The Hours Seem Short

George Manus Jr. and Ryan Vogel in "Jeffrey." Photo by Jessica Theiss

Out Front Stages a Moving Comedy
This month’s offering at Out Front on Main was Paul Rudnick’s resilient comedy Jeffrey. Originally produced in 1995, the play follows the travails of a gay waiter in New York who has been frightened into celibacy by the AIDS crisis. I must admit that the show seemed more socially relevant when I first saw it in the late 1990s, though that is likely because we as a society have allowed the concern over the HIV/AIDS to drift into the background of our social consciousness to mingle with other often-faceless donation recipients such as cancer and diabetes research. This production was absolutely delightful, well-acted, and well-directed by Out Front Vice-President Buddy Jones.

Out Front Executive Director George Manus took to the stage in the title role of Jeffrey, a quirky, thirty-something actor-or-waiter who finds the thought of sex terrifying amidst the growing concern of the AIDS epidemic. More than sex, though, it is the intimacy of a relationship that scares Jeffrey most, as he fears finding someone to love and then being forced to watch him die. This subtle distinction was effortless and moving in Manus’s performance; his hesitation and loneliness were palpable throughout the show.

Challenging Jeffrey’s fearful approach to life were his best friends Sterling, irrepressibly portrayed by Richard Browder, and Darius, rendered in pitch-perfect fashion by Out Front veteran Andy Woloszyn. Browder’s over-the-top, fearless portrayal was hilarious and engaging; his adventurous spirit and irrepressible humor provided the perfect foil for Jeffrey’s timid meanderings through society. Woloszyn delivered his finest, fiercest performance to date as Sterling’s CATS chorus member companion. The relationship crafted by Browder and Wolosyzn was adorable, and it permeated the theatre with a deep affection that made the denouement of the play—Jeffrey’s return to the world of love when confronted by Darius’s death from AIDS—ever more moving.

Tempting Jeffrey to return to the world of romance was bartender Steve, delightfully brought to life by Ryan Vogel. The chemistry between Vogel and Manus was perhaps a bit timid at first, but it grew demonstrably as the show progressed. Vogel’s performance was fantastic; his honesty with Jeffrey (Steve is HIV-positive) was refreshing and effective.

Rounding out the cast were the ensemble performers Anderson Dodd, Jessica Theiss, Seth Limbaugh and Zach Parker (plus a hilarious, Hitchcockian appearance by director Jones as the world’s most inappropriate Catholic priest). The ensemble was remarkable as each of the actors tackled multiple roles to fill the world around Jeffrey and his fears. I’m not sure which was more memorable—the mutual masturbation club or the attempt by Jeffrey’s parents to engage him in phone sex. In either case, the results were side-splitting.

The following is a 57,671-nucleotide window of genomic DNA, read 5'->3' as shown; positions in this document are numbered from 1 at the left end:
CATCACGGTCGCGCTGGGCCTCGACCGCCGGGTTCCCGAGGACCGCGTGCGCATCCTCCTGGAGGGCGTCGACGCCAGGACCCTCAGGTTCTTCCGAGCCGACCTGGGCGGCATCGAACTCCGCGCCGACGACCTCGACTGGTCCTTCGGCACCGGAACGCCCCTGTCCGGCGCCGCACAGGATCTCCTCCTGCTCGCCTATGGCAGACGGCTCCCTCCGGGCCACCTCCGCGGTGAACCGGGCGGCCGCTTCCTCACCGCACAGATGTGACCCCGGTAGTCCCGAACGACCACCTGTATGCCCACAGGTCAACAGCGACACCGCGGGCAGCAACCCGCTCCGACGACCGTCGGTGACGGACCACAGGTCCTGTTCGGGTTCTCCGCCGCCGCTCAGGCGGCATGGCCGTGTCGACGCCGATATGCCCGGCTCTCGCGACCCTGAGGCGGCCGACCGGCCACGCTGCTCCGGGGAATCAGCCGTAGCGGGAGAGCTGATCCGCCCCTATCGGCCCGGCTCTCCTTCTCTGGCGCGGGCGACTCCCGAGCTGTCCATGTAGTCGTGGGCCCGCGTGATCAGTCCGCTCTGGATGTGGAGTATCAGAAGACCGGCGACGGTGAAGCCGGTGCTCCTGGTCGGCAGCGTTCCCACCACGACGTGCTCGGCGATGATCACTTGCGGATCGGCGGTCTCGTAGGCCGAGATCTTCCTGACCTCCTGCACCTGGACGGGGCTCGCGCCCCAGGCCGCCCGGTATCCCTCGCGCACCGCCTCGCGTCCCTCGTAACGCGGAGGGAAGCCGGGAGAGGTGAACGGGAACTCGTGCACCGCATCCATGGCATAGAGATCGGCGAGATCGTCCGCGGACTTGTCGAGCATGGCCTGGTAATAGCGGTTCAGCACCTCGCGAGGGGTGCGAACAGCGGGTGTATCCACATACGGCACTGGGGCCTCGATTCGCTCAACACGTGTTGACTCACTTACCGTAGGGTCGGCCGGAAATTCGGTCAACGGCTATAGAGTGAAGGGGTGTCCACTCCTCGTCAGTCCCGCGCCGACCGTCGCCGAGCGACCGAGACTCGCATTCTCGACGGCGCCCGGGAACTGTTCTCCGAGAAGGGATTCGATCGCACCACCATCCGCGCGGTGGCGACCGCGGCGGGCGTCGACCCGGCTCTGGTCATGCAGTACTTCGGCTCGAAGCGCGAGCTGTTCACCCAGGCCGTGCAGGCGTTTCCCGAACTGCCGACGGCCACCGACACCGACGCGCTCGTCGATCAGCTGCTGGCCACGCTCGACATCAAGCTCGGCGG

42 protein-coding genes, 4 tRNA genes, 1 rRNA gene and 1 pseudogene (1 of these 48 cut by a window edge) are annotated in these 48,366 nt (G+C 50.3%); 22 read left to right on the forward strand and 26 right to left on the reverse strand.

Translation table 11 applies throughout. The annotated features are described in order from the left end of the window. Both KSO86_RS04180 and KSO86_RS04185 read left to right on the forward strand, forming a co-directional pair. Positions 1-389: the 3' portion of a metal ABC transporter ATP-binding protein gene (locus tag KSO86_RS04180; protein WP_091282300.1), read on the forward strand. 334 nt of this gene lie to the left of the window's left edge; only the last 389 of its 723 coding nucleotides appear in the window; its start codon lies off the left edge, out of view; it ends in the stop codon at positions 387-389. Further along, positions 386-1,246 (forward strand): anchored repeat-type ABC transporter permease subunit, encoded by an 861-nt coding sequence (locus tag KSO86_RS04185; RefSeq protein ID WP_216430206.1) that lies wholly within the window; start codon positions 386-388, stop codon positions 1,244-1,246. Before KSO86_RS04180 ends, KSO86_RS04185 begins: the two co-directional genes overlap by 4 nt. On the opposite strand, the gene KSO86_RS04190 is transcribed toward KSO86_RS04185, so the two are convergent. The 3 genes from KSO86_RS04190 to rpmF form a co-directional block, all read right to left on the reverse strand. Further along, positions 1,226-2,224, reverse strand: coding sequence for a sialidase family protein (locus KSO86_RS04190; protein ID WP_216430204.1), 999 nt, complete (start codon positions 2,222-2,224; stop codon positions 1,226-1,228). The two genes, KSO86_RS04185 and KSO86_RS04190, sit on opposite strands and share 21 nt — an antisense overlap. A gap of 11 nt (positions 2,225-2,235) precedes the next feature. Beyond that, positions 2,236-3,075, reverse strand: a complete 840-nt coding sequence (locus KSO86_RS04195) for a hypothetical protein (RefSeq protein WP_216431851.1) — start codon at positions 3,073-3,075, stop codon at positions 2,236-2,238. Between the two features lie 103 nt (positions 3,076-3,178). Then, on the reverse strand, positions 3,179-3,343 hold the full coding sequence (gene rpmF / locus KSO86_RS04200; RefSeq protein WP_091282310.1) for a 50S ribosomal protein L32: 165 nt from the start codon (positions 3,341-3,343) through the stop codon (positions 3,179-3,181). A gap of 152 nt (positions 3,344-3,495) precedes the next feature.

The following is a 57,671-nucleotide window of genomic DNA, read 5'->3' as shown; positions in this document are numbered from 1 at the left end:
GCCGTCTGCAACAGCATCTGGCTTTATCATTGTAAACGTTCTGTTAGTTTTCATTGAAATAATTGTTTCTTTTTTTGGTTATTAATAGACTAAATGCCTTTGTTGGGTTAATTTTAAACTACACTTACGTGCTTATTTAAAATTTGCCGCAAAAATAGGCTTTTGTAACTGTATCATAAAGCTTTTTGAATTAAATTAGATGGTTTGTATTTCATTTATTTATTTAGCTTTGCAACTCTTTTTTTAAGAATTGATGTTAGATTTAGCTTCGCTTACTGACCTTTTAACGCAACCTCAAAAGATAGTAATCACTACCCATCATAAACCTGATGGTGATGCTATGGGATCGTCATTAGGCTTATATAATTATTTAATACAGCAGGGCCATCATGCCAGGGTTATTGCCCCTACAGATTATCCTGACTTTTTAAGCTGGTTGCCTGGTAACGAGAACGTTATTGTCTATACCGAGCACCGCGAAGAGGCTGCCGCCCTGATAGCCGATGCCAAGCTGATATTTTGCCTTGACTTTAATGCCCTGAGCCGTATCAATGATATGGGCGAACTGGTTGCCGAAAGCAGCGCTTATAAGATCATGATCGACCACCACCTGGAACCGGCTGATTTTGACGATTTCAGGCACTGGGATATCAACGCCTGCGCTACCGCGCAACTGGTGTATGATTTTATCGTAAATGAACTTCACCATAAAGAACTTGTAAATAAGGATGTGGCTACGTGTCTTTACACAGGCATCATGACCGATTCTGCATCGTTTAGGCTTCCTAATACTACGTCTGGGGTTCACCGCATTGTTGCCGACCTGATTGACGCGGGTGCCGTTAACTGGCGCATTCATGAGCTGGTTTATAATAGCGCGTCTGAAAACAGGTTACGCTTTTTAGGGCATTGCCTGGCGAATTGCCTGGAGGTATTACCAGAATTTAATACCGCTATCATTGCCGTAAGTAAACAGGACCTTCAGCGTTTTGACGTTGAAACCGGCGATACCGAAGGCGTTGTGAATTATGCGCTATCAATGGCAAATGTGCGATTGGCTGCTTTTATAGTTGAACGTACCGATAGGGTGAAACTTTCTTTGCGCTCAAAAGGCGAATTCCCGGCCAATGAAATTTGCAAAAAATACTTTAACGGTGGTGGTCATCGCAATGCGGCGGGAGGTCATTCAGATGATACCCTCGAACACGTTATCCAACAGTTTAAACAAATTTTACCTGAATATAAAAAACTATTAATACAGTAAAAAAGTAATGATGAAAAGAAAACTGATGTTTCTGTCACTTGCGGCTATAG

Jeffrey provided a great end to the summer offerings at Out Front on Main. Jones’s capable direction brought the late-20th Century to life in a nostalgic way that served to remind the audience of the timelessness of both love and fear.

More Murder at the Center for the Arts
It was a play about a guy who makes a New Year’s resolution to off his ball-and-chain by running the gamut of miscreancies, only to discover in the end that he’s really dizzy with the dame. From beginning to end this cast of swell actors had the audience on the edge of their seats wondering if he would finally succeed. David Cummings was delightful as Matthew Perry the doggy daddy whose every attempt at giving his hot patootie wife, played by Cyndie Verbeten, the grand kiss off was a trip for biscuits.

The audience enjoyed the playful and sometimes scathing banter between the Perrys, and even I got a bit dizzy with the many different shell games. Ted Verbeten as the family butler, Buttram, was sufficiently pompous and endearing and you couldn’t help but wonder if the butler really did do it. Rachael Parker and Lance Chandler were complete geniuses at playing the ditzy daughter and future son-in-law of the “happy” couple. But I must say that the creme-de-la-creme was Detective Plotnick, played by Chris McLaurin. From the moment of his booming entrance throughout the tangled web of ’40s jargon until his final bow, Mr. McLaurin showed that he can act as well as he can direct. Yet all in all, after a wonderful dinner at B McNeel’s, this dinner theater venture proved that A Little Murder Never Hurt Anybody.

Looking Ahead
The month of August was a light one for the Murfreesboro theater community. As the various companies around town finalize or prepare for their upcoming seasons, only these two venues offered dramatic presentations. I find myself ready for September and the beginning of Murfreesboro Little Theatre’s 49th season, which opens with One Flew Over the Cuckoo’s Nest, running Sept. 9-18. Also upcoming are: Anything Goes at the Center for the Arts, running Sept. 9-25; Going Back to Where I’ve Never Been, playing for a limited, one-weekend engagement at Out Front on Main from Sept. 1-4; and, the musical revue L.O.V.E. from Consider This at the Swan Performing Arts Center, which runs Sept. 16-24.


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